This book is huge, and is divided carefully into parts and chapters that develop incrementally, topic by topic. For example, the first part includes “Setting the Stage by Dividing Space” that shows varying degrees of awareness in evolutionary terms of “Friends, Enemies, Strangers and Traders.”

The second part, “Peace and War,” gives examples of how justice operates across cultures. The third part deals with the beginnings of life and its end – the “Young and Old” – and variations in child-rearing and what is done or not done with older people.

Part Four is entitled “Danger and Response,” a series of chapters that demonstrates how attitudes toward the concept of danger varies from place to place. Part Five covers “Religion, Language and Health” with specific chapters on the evolution of religion, the importance of multilingualism, and another on how “Salt, Sugar, Fat and Sloth” contributes to the illness explosion in modern societies.

I wasn’t satisfied with Diamond’s handling of religion. It seems to me to be a topic that cannot be dealt with by using only the assessment tools of an evolutionary biologist. And to his credit he recognizes this fact.

Diamond himself offered a definition of religion in one of his classes that he wasn’t satisfied with over time. He defined religion as “belief in a postulated supernatural agent for whose existence our senses can’t give evidence, but which is invoked to explain things of which our senses do not give us evidence.”

He realized that his definition would include phenomena that no one would consider religious – such as “belief in fairies, ghosts, leprechauns, and aliens in UFOs.” He also failed to realize that religions are also social movements of people who identify themselves as sharing deeply held beliefs. As a result he included this notion in his definition.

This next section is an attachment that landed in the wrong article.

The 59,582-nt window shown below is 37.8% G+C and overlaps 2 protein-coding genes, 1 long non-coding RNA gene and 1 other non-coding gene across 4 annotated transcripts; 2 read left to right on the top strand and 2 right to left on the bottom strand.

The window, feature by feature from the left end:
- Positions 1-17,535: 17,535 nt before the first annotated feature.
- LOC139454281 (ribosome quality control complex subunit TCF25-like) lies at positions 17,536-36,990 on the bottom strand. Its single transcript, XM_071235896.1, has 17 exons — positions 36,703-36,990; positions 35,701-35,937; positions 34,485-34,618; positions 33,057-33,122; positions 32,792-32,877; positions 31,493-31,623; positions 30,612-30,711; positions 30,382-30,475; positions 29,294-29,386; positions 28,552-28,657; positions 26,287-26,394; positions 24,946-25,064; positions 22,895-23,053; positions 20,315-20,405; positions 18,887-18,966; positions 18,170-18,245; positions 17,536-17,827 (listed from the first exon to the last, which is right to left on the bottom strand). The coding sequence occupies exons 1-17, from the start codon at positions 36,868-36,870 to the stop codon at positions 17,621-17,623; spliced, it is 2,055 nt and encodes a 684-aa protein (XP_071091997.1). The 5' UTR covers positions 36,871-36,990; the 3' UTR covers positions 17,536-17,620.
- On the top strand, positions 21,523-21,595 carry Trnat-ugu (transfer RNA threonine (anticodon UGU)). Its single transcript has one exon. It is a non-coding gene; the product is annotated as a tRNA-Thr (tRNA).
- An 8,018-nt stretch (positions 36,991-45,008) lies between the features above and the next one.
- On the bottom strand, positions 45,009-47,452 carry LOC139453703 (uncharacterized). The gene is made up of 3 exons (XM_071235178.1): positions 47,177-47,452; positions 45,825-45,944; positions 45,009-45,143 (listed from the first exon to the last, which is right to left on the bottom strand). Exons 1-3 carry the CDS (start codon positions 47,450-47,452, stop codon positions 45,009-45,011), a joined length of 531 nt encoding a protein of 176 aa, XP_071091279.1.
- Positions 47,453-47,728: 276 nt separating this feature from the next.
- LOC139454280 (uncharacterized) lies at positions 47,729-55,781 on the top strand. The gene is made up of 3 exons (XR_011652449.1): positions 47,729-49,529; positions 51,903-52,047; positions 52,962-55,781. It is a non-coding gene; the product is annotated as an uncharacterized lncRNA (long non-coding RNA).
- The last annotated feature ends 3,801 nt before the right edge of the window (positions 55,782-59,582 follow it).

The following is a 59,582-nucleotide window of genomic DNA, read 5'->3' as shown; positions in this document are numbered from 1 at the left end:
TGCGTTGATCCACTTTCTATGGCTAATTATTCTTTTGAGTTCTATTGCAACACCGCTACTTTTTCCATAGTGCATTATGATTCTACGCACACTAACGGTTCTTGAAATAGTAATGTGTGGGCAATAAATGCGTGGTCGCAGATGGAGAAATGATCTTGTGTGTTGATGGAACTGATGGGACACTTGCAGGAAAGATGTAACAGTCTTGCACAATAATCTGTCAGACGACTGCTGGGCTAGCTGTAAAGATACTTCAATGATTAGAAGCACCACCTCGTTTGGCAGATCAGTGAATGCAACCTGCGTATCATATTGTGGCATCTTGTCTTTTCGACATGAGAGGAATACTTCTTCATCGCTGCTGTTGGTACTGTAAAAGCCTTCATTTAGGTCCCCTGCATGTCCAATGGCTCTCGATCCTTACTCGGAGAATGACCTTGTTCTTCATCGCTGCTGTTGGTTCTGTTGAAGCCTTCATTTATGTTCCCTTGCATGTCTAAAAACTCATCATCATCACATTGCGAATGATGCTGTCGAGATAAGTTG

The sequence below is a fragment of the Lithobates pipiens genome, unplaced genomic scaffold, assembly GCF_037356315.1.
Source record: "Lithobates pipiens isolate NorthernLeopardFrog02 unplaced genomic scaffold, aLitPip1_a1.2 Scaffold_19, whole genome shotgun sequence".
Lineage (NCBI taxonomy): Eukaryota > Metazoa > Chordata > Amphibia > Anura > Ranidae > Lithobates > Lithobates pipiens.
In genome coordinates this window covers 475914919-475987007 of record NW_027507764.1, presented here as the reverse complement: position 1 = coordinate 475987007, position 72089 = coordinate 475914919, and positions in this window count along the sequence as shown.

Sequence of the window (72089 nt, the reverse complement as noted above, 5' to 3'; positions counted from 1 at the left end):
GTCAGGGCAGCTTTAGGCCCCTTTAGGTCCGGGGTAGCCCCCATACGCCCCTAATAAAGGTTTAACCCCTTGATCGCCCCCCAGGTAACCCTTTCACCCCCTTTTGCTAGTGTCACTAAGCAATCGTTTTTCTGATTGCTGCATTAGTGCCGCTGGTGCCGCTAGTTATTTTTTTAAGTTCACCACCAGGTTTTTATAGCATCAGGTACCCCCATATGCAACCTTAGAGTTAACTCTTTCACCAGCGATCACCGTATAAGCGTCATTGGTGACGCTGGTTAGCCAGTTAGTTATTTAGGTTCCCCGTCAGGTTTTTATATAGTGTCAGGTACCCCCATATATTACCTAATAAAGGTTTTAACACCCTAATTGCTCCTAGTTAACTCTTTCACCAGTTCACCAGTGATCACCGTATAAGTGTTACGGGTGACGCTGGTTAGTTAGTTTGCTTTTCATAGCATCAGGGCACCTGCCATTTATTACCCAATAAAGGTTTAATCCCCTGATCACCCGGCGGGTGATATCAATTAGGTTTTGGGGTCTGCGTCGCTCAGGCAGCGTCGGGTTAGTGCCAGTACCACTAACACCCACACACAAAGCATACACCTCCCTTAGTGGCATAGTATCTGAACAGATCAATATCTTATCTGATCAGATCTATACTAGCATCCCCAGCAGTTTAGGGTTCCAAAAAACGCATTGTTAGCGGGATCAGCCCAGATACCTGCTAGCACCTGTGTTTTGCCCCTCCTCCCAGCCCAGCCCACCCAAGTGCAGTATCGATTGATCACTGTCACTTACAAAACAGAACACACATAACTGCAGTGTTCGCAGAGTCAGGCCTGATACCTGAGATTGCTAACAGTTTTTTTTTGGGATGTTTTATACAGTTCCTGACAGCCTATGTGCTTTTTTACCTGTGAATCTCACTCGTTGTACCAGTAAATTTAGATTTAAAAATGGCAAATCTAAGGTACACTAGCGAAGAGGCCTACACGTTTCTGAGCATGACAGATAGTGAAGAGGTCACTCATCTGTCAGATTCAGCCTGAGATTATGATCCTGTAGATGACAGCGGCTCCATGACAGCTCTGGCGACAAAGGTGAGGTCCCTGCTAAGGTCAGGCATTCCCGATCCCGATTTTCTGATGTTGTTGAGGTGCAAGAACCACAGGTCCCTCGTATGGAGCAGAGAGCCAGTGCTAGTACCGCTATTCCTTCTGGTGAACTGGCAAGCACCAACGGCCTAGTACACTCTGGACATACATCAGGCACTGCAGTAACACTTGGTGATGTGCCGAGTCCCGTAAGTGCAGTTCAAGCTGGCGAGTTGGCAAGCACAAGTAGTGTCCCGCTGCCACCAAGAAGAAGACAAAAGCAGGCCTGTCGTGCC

So what did he do next? He began to consider human attributes that might have arisen alongside our sophisticated ability to deduce cause, agency and intent, to anticipate dangers, and predictive behavior, thinking that these ‘triggers’ would engender a belief structure. To a degree, this is valuable analysis of causal explanations, but it doesn’t get to the basis of belief. Diamond made a table of “Examples of supernatural beliefs confined to particular religions” (page 341) that shows a productive mind at work in search of an answer.

Diamond then considered religion’s function of explanation, its role in defusing anxiety and providing comfort.

He uses another evolutionary biologist, David Sloan Wilson’s measure for resolving religion’s paradox: measuring its relative success by its number of adherents.

The answer is that Diamond is only postulating why people believe. He doesn’t know, and about religion’s future he is not so sure. He writes, “If living standards rise all around the world … religion will decline … If, on the other hand, much of the world remains mired in poverty ... then all functions of religion … may undergo a resurgence.”

In short, he is guessing. I could have said as much.

This is why we need philosophers and theologians. Religious experience is a subtle romance between the believer and the beloved. “The World Until Yesterday” gives the importance of religion in our world the old college try, but religion’s reckoning goes beyond pick axes, computers, analysis of data and hypotheses.

Notwithstanding this consideration, “The World Until Yesterday” is a beacon for understanding what we can learn from our forebears.

The World Until Yesterday: What Can We Learn From Traditional Societies?

By Jared Diamond


512 pages, $36

Michael D. Langan is a former headmaster of Nardin Academy.